Written to “higher love” by James Vincent McMorrow.
Have you ever tried to listen to the radio and count the number of times you heard the word ‘love’ in songs? Think of all the current top 40s – the word love comes up in almost every single song, and when it comes up it’s so often repeated in the chorus.
In Nepali, my name – Maya – means love. The first time I heard a Nepali song was in a taxi in Kathmandu. Although I had been told the meaning of my name in Nepali, I was surprised and excited to hear my name repeat endlessly through the radio. I was so thrilled I felt the need to document that cab ride and make it my Snapchat story…
At our first school visit in Kathmandu, during their lunch break, a group of girls sang to me a song called Maya. It was adorable and humbling and a truly special way to connect with these young, talented girls through music. I felt honoured to have a name that meant so much to Nepali people, especially in the context of music.
Soon enough, I realized that essentially every. single. Nepali. song. had the word ‘Maya’ repeated continuously. It quickly became almost usual for my name to blare through the dingy yet beloved sound system of our little bus here in Dang. However, it hasn’t seized to fill me with joy each time we dance and sing with our incredible local hosts and CP workers and my name comes up – Junu or Riya look at me with a smile while drawing a heart with their fingers in the air. These are amongst the very moments that will remain engrained in my memory from this invaluable experience – those moments when I feel so much love, joy, and appreciation coming from the inspiring local people we have met along the way.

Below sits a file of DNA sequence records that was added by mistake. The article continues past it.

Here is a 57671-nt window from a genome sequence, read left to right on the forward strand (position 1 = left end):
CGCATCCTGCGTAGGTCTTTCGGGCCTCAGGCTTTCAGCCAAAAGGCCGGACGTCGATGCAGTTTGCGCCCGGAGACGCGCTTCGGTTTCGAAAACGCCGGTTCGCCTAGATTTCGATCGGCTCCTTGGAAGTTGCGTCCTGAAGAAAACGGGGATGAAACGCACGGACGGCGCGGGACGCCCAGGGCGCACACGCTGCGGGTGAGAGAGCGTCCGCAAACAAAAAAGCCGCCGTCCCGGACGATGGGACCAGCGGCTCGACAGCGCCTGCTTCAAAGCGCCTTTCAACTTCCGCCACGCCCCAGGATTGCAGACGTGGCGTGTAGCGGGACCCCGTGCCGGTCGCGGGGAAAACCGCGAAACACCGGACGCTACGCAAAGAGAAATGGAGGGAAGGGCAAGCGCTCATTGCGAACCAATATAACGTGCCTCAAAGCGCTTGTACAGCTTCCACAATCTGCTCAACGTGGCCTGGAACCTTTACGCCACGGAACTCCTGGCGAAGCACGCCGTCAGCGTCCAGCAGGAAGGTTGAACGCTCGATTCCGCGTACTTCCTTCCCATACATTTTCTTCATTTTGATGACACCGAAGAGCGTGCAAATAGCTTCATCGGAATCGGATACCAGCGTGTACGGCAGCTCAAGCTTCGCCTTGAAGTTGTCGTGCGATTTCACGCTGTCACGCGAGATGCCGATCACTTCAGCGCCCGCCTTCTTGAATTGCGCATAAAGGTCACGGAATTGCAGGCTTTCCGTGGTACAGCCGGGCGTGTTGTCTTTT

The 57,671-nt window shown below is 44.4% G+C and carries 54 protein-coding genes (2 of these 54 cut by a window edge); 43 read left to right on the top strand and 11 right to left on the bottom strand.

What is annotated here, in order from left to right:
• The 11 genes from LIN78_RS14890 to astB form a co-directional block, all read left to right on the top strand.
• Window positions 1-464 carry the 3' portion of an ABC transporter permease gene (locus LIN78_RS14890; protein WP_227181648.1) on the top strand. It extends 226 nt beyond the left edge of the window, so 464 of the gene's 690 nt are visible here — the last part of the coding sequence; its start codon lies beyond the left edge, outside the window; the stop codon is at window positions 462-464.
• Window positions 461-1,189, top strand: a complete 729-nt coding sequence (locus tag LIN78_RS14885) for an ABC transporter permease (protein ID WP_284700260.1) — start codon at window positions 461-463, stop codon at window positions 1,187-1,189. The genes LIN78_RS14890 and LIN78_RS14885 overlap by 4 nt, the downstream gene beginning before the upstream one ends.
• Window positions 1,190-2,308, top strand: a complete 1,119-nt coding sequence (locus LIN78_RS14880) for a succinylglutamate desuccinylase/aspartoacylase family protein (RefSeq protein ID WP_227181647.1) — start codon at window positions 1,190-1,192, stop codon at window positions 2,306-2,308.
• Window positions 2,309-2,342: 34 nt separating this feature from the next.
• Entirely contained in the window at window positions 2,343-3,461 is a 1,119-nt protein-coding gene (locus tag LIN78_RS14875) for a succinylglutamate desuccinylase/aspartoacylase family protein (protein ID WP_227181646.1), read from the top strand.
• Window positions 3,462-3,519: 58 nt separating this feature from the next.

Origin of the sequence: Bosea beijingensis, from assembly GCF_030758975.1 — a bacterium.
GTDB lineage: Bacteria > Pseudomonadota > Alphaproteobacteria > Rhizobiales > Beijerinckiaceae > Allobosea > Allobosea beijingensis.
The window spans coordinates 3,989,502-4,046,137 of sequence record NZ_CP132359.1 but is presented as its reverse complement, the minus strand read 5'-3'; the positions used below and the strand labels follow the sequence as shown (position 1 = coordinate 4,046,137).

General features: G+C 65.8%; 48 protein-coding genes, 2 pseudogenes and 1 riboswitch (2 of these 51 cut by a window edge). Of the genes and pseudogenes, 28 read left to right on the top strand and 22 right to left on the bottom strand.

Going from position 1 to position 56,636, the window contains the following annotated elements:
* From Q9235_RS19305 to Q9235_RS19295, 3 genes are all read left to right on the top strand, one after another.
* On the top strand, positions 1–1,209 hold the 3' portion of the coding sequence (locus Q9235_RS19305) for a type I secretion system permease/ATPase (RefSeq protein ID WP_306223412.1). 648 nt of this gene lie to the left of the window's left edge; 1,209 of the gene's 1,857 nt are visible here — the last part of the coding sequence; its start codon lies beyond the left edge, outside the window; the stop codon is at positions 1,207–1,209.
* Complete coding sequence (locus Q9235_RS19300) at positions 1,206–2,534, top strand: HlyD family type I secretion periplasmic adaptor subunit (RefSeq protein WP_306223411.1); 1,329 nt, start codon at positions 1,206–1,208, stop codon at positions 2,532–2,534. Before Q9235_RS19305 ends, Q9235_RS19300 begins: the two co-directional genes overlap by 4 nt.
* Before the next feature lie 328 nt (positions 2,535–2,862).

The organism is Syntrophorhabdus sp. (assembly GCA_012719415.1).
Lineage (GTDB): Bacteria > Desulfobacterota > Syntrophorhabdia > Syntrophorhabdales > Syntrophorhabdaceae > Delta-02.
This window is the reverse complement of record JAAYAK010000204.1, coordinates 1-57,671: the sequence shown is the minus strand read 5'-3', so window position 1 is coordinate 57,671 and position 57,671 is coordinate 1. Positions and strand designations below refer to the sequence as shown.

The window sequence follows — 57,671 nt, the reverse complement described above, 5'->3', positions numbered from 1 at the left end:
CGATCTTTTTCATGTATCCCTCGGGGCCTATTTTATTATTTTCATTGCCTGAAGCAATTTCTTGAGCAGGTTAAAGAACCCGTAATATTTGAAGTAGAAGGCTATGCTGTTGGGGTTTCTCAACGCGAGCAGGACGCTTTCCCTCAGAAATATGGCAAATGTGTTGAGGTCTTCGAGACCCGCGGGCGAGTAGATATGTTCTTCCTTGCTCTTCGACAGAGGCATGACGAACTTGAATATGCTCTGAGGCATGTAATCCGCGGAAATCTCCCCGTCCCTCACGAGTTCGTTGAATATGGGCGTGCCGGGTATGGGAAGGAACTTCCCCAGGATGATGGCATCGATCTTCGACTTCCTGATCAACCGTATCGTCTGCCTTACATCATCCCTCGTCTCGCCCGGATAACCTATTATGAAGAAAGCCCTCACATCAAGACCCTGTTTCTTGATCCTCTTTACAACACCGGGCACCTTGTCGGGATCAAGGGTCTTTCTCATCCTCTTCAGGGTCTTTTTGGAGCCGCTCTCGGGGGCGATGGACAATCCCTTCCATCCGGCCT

Through the past few weeks here in Dang, I have noticed just how much love Nepali people possess, harbour, and share. We have received so much love and gratitude from our partners and community members here, and I’ve realized that this is partly because they realize that we have come a long way to do our best to help them, and our immediate goal through our needs assessment is to learn from them how we can best help them.
Although we truly have received more love than we could have ever asked for, we have at times found ourselves discouraged through the needs assessment process. With each focus group that passes, we are individually realizing just how much need there is in the Tharu community here in Dang. From the inadequate government-funded education and low literacy rates, especially amongst women, to the shear distances people must travel by foot to the nearest health post which often lacks basic health resources and experienced medical personnel, the need of this community is enormous. How do we even begin to address these issues and where does Sickle Cell disease fit in amongst the other serious health challenges that the community faces? These are questions we’ve repeatedly asked ourselves throughout the process and are hoping to find answers to through the focus groups we are carrying out, in which we ask community members about their experiences with the Sickle Cell process and the health system in general.